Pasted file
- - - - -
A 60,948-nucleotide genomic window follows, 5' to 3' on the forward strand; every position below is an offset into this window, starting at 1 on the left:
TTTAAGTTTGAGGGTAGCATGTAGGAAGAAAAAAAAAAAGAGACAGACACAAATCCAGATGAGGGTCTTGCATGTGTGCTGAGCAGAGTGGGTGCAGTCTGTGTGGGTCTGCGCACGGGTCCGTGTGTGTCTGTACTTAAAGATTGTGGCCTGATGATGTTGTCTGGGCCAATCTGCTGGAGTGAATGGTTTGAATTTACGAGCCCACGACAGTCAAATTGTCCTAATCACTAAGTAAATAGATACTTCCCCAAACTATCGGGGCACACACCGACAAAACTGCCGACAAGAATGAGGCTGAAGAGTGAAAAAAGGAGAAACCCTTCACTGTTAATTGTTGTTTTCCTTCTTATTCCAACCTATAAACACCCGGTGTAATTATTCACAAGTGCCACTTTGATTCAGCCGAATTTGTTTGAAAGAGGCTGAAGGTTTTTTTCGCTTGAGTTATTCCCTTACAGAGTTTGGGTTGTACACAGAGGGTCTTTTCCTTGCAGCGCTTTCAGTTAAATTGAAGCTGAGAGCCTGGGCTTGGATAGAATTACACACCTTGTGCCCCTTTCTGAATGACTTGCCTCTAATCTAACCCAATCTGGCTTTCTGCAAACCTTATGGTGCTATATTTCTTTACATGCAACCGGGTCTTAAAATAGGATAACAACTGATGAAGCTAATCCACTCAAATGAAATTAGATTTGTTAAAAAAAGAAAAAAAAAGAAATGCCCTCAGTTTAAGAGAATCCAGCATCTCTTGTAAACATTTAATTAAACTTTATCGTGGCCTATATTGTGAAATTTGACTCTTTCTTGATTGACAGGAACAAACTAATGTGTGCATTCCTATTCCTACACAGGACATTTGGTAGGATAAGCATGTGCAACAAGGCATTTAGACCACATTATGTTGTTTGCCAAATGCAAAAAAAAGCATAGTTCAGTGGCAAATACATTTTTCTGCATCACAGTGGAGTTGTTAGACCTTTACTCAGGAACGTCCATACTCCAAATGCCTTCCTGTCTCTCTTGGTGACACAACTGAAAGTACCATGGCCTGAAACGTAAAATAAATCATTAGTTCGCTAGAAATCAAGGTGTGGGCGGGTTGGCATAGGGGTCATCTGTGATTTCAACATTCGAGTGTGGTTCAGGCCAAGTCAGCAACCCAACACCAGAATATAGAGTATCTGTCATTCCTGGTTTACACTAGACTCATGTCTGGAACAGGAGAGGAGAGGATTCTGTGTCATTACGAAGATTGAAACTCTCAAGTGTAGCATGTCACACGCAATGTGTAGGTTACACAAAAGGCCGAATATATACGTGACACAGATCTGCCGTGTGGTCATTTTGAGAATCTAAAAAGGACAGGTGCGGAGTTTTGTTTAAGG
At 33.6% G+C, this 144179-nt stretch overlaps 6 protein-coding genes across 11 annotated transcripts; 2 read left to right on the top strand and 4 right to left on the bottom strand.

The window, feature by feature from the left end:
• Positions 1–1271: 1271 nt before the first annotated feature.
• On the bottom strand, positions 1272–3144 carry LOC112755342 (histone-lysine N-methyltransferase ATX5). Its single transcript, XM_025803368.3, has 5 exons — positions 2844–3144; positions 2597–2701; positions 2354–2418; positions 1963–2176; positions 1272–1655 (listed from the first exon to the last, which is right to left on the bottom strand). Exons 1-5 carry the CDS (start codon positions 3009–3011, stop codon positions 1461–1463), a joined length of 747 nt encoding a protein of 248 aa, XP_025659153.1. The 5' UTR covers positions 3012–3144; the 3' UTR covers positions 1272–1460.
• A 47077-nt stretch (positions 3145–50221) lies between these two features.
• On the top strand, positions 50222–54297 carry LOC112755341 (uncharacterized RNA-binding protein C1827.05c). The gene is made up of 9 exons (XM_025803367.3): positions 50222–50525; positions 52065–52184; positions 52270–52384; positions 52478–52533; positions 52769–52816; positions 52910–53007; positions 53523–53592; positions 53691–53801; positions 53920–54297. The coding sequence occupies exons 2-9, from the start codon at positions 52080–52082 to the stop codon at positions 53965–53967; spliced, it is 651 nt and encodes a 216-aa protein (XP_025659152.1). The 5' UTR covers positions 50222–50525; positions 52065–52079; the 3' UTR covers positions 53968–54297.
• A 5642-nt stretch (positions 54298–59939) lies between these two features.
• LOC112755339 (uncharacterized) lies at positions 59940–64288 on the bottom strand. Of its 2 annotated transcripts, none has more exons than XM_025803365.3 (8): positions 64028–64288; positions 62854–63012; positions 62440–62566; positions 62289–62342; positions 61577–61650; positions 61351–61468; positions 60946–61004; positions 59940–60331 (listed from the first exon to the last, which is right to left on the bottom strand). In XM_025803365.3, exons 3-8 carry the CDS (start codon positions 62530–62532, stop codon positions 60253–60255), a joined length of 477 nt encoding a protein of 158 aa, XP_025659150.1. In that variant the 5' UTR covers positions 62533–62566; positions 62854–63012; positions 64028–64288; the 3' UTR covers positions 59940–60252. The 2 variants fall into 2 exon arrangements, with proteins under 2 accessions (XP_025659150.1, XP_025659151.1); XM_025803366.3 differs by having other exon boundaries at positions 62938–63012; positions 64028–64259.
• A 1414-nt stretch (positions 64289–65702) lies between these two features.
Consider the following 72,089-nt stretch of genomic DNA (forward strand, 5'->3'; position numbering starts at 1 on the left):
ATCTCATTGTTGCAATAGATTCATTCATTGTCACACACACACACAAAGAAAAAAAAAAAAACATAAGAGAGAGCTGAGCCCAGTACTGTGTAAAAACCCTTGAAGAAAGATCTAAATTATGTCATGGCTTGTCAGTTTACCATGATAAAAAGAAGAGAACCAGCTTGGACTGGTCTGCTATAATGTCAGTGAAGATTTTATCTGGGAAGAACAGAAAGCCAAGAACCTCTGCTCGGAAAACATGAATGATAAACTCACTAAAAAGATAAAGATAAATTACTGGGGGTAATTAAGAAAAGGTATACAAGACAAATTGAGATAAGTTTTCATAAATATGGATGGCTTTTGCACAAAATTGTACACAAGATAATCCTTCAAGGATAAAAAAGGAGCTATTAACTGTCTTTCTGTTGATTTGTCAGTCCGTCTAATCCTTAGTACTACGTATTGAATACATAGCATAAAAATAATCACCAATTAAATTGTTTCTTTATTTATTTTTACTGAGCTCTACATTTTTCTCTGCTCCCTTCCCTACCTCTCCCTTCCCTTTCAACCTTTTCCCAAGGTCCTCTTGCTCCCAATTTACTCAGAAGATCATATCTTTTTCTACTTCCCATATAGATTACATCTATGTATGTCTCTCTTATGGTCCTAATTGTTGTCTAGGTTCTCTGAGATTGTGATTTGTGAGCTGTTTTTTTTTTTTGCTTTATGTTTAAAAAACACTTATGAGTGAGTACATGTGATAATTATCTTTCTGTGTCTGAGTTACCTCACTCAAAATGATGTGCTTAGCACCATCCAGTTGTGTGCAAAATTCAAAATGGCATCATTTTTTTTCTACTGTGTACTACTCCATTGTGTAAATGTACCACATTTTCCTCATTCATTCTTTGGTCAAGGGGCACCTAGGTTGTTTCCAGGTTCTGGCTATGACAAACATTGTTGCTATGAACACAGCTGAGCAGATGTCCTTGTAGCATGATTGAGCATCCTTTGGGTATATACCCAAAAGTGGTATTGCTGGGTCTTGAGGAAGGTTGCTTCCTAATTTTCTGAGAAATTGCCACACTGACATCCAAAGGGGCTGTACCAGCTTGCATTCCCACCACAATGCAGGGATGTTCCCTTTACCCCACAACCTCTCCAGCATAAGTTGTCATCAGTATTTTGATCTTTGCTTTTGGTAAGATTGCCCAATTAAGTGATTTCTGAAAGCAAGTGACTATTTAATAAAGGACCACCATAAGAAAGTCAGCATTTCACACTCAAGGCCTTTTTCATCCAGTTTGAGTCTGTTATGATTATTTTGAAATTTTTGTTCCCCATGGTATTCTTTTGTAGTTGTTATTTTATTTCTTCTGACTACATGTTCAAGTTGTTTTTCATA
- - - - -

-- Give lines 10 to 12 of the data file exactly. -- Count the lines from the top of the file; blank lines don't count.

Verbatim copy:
• LOC112755339 (uncharacterized) lies at positions 59940–64288 on the bottom strand. Of its 2 annotated transcripts, none has more exons than XM_025803365.3 (8): positions 64028–64288; positions 62854–63012; positions 62440–62566; positions 62289–62342; positions 61577–61650; positions 61351–61468; positions 60946–61004; positions 59940–60331 (listed from the first exon to the last, which is right to left on the bottom strand). In XM_025803365.3, exons 3-8 carry the CDS (start codon positions 62530–62532, stop codon positions 60253–60255), a joined length of 477 nt encoding a protein of 158 aa, XP_025659150.1. In that variant the 5' UTR covers positions 62533–62566; positions 62854–63012; positions 64028–64288; the 3' UTR covers positions 59940–60252. The 2 variants fall into 2 exon arrangements, with proteins under 2 accessions (XP_025659150.1, XP_025659151.1); XM_025803366.3 differs by having other exon boundaries at positions 62938–63012; positions 64028–64259.
• A 1414-nt stretch (positions 64289–65702) lies between these two features.
Consider the following 72,089-nt stretch of genomic DNA (forward strand, 5'->3'; position numbering starts at 1 on the left):